You can also add a bit of pizzazz to your bookshelves by displaying your collection of Jefferson cups in stair-step style, placing them on ascending or unstructured stacks of books and periodicals. Or group them with other pewter and silver pieces to create a sparkling focal point to a table, mantel or shelf. For instance, you can mix and match silver and pewter Jefferson cups, julep cups, goblets and teapots, positioning them on an antique platter, creating visual interest with their variety of heights, colors and styles. Another possibility: create a visual tribute to family achievement by displaying a collection of Jefferson cups, trophies and related photos from the events during which these memories were made.

Jefferson cups also make refined catchalls for everyday living. Owners often employ them to organize buttons, jewelry, paper clips, loose change and pens. You can even count on them to dress up a bathroom when they hold such ordinary objects as makeup brushes, cotton balls, Q-tips and other personal necessities.

Think outside of the box like Jefferson did and be creative with your cups. “They are meant to be talked about and to be used ceremonially, reverentially and also casually,” Stein says. “They’re very versatile, which is one reason that they’re so popular.”

The other reason they’re so highly regarded, of course, is their unique link with the man of Monticello. While most Americans think of Jefferson in historical, lofty terms, owners of the Jefferson cup can hold in their hand—or store their earrings in—a very tangible reminder of Jefferson’s creativity, as well as their own unique ties to Virginia. And that’s a gift that should forever be kept, cherished, used and enjoyed.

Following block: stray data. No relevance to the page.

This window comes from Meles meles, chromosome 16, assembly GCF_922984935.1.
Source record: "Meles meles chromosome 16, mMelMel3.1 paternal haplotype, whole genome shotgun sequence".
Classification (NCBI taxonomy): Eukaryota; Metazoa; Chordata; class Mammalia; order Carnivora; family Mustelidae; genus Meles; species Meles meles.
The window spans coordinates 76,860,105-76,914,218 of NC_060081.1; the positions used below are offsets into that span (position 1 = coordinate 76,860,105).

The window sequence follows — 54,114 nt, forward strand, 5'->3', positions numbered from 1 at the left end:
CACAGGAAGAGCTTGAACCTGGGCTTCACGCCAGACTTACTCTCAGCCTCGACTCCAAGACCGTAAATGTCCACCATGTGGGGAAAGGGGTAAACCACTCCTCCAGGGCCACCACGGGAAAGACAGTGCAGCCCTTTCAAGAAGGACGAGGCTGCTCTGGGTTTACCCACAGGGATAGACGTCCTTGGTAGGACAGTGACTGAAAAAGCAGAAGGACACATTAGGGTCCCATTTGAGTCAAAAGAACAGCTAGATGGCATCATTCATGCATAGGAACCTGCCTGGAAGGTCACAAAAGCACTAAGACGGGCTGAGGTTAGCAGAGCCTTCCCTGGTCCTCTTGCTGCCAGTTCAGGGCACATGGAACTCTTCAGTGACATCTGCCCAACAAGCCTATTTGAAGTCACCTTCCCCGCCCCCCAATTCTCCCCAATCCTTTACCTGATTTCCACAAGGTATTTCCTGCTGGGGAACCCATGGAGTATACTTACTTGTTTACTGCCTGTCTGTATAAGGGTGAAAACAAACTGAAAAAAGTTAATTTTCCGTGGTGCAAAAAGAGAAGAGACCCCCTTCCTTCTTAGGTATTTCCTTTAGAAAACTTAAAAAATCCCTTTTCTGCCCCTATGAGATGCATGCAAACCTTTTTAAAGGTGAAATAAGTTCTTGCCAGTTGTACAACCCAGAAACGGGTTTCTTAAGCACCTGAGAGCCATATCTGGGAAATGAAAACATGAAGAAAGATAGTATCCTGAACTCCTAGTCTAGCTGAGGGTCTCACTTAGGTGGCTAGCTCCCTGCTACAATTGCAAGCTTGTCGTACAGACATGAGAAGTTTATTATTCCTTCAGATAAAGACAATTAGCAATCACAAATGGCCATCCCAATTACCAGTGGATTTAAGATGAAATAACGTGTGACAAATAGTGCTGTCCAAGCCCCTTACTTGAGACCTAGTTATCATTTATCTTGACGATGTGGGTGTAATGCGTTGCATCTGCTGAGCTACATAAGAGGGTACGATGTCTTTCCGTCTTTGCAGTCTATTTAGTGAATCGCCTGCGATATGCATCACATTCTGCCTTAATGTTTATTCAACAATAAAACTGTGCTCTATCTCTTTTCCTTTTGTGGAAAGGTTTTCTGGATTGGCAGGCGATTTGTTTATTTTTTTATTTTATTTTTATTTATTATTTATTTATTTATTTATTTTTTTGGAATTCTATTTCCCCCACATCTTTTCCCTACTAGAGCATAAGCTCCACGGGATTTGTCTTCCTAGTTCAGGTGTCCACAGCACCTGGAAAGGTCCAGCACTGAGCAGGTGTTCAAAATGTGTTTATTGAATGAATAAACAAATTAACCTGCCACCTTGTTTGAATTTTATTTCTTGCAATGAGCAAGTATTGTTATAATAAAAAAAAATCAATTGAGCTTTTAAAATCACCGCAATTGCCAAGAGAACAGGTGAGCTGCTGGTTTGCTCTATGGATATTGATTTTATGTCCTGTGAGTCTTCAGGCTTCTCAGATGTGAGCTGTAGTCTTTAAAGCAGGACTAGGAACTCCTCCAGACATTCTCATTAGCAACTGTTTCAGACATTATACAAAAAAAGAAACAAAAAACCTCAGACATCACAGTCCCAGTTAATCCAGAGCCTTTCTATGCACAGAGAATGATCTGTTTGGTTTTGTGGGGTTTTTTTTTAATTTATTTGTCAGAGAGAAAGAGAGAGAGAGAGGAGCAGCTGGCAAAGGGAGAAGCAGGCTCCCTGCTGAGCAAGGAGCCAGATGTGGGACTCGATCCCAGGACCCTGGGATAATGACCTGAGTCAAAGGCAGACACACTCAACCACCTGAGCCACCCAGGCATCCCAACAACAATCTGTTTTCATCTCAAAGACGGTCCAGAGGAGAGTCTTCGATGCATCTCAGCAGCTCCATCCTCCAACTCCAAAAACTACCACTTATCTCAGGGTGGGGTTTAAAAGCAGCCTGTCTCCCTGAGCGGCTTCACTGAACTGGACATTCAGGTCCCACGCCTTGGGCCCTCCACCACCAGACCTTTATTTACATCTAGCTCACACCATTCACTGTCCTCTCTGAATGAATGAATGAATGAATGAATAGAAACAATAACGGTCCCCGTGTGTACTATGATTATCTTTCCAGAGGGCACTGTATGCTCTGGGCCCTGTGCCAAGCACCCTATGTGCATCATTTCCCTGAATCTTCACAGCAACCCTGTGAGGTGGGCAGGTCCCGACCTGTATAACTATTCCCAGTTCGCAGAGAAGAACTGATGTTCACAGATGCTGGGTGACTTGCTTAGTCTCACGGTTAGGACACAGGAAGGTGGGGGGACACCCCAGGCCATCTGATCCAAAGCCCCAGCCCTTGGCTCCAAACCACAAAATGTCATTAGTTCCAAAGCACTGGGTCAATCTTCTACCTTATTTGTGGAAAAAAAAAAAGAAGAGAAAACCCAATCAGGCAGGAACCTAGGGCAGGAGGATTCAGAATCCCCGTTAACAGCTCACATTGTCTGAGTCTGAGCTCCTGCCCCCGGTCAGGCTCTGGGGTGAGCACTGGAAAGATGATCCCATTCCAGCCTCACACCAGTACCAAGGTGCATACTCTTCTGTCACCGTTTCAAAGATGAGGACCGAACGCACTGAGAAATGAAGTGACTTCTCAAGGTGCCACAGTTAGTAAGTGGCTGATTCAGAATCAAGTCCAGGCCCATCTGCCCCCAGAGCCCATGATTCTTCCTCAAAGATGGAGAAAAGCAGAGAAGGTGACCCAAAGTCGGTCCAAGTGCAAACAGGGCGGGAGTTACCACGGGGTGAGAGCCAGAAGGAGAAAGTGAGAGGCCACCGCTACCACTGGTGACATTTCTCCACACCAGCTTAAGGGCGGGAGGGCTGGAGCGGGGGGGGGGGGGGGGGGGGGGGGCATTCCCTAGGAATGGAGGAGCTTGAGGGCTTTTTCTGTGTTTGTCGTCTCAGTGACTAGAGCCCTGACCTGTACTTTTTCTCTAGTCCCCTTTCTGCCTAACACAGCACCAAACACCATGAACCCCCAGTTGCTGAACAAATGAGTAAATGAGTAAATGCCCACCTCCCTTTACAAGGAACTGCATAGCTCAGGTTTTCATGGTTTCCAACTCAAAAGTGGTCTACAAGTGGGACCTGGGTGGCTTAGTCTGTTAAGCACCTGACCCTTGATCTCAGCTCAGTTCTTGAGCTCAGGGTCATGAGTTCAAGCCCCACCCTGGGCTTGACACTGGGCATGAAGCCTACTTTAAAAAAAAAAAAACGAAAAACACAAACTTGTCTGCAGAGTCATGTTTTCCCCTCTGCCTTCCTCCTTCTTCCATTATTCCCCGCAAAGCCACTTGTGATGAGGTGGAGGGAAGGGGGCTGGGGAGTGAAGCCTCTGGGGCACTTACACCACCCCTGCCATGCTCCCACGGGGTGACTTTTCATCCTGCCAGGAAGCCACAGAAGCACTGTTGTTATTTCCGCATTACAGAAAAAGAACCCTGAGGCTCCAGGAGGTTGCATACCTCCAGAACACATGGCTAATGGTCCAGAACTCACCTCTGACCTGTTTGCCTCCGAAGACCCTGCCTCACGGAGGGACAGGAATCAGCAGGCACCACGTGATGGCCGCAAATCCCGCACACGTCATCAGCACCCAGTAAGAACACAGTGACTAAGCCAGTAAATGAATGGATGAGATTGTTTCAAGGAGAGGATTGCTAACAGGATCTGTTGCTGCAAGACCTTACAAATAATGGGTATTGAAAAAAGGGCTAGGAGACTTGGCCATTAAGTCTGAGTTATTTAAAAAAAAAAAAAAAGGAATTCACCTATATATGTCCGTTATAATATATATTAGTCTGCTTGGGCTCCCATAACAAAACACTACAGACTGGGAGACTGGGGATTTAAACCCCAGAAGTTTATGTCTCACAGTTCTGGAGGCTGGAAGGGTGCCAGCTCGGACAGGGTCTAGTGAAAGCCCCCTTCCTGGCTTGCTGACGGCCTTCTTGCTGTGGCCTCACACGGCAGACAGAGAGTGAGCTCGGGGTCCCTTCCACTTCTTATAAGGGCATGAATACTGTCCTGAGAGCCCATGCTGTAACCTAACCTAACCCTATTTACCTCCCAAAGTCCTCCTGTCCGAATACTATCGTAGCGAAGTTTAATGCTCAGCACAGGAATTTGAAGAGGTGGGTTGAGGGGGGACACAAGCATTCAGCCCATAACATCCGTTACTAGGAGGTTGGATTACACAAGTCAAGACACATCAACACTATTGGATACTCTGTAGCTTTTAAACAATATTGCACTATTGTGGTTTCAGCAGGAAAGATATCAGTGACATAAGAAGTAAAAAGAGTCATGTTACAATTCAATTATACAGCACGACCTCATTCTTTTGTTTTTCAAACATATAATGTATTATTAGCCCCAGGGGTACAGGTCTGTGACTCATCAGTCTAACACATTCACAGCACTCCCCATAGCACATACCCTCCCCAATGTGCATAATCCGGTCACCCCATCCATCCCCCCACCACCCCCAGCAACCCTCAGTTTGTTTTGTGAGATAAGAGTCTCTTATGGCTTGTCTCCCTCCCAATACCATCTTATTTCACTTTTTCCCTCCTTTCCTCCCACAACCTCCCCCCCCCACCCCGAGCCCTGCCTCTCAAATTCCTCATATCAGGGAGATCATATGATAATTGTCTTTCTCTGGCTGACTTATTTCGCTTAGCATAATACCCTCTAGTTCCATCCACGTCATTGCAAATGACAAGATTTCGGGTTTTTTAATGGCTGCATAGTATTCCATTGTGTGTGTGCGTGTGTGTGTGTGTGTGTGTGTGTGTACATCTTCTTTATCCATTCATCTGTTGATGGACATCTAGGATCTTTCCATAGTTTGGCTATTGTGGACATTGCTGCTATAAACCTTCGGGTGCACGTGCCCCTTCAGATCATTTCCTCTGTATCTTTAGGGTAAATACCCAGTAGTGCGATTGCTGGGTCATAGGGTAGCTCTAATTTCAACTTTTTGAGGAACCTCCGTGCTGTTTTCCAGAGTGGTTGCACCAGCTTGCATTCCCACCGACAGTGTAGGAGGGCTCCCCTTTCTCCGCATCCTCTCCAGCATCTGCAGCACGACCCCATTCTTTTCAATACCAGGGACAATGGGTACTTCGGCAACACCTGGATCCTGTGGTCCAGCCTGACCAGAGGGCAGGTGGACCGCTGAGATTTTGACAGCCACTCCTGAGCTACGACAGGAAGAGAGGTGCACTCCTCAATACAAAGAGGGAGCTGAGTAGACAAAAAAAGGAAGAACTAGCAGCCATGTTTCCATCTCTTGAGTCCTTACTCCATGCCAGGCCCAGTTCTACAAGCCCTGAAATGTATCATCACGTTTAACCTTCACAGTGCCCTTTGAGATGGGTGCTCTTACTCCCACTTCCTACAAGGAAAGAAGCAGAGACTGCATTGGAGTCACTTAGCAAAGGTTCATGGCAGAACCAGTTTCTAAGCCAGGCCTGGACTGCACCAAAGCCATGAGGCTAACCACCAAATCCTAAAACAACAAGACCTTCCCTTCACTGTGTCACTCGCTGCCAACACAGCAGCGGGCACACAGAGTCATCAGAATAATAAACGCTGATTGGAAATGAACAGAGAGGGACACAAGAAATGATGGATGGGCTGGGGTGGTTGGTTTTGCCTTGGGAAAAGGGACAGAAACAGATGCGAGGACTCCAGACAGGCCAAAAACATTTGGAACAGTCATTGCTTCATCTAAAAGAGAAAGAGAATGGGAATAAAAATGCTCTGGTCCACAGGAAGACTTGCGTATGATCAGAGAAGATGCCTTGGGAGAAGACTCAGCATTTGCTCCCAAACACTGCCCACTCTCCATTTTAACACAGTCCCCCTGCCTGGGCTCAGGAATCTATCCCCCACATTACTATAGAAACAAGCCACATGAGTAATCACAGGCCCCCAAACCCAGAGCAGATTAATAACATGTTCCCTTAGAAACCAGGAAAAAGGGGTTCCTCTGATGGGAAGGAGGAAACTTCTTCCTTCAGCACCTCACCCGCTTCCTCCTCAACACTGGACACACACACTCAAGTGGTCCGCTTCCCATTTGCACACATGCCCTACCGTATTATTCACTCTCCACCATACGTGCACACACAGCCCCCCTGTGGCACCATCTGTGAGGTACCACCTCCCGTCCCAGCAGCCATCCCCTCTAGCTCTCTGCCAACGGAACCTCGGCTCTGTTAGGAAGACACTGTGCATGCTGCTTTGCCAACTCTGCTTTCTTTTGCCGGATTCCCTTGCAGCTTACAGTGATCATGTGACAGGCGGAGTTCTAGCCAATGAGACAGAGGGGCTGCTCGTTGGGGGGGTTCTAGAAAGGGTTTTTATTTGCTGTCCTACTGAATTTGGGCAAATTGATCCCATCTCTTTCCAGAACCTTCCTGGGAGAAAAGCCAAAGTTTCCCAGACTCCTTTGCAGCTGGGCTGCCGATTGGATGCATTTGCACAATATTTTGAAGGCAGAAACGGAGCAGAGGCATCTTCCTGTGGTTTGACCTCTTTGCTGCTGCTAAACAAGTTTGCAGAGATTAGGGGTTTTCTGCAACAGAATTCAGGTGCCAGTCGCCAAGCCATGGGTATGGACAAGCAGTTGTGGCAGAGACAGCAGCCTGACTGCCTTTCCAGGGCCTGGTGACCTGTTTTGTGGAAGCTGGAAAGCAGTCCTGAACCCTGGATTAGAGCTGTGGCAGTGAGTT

Meet the Jefferson Cup’s Famous Cousin — the Julep Cup
The taller, more slender julep cup is also an object worthy of your attention when considering its usefulness as a decorative object in your home. Far too precious to just sit idle on the sideboard, julep cups can be used in all the same ways in your home décor as Jefferson cups. In fact, the stately julep cup’s height is an essential ingredient for your displays. Mixing Jefferson cups and julep cups together in the same arrangement makes for a truly gracious Southern charm. Odd-numbered groups of cups, whether on your mantel, bookcase or dining room table, add a sophisticated sparkle to any room—especially when a few non-shiny items like antique leather-bound books or accessories made of natural horn or tortoise shell are added to the collection, giving a warm contrast in colors and textures to keep the silvery cups from looking too cool.

Cheers, Y’all!
Despite what those Kentucky hard boots might argue, probably the most famous mint julep recipe in antebellum America was served to influential judges, legislators and planters at the Old White Tavern in what was then White Sulphur Springs, Virginia—better known today as the Greenbrier Hotel and Resort. The earliest recipe featured the “purest” French brandy. However, bourbon later proved to be an inexpensive, widely available substitute during the Civil War and eventually became the mint julep’s staple spirit. The mint julep is a “sippin’ drink” and is best served in a silver or pewter julep cup that should be held only by the top or bottom edges, so as not to interrupt the critical frosting process that occurs on the outside of the cup.

The Greenbrier’s Famous Mint Julep
12-15 fresh, large mint leaves
1 oz. simple syrup
2 oz. Maker’s Mark bourbon
Crushed ice

Place mint leaves and simple syrup in the bottom of a small mint julep cup and use a specialized muddling tool (though a wooden spoon will also work) to gently crush and break open the mint leaves just enough to release their concentrated oils.
Fill the cup with crushed ice.
Add bourbon.
Spin with bar spoon 1-2 times.

Garnish with large sprigs of mint dusted with powdered sugar.

The mint julep is an ice-cold icon of warm southern hospitality—a simple, four-ingredient concoction that, according to one long-since-passed southern gentleman, acts as “a vehicle in which noble minds can travel together upon the flower-strewn paths of a happy and congenial thought.”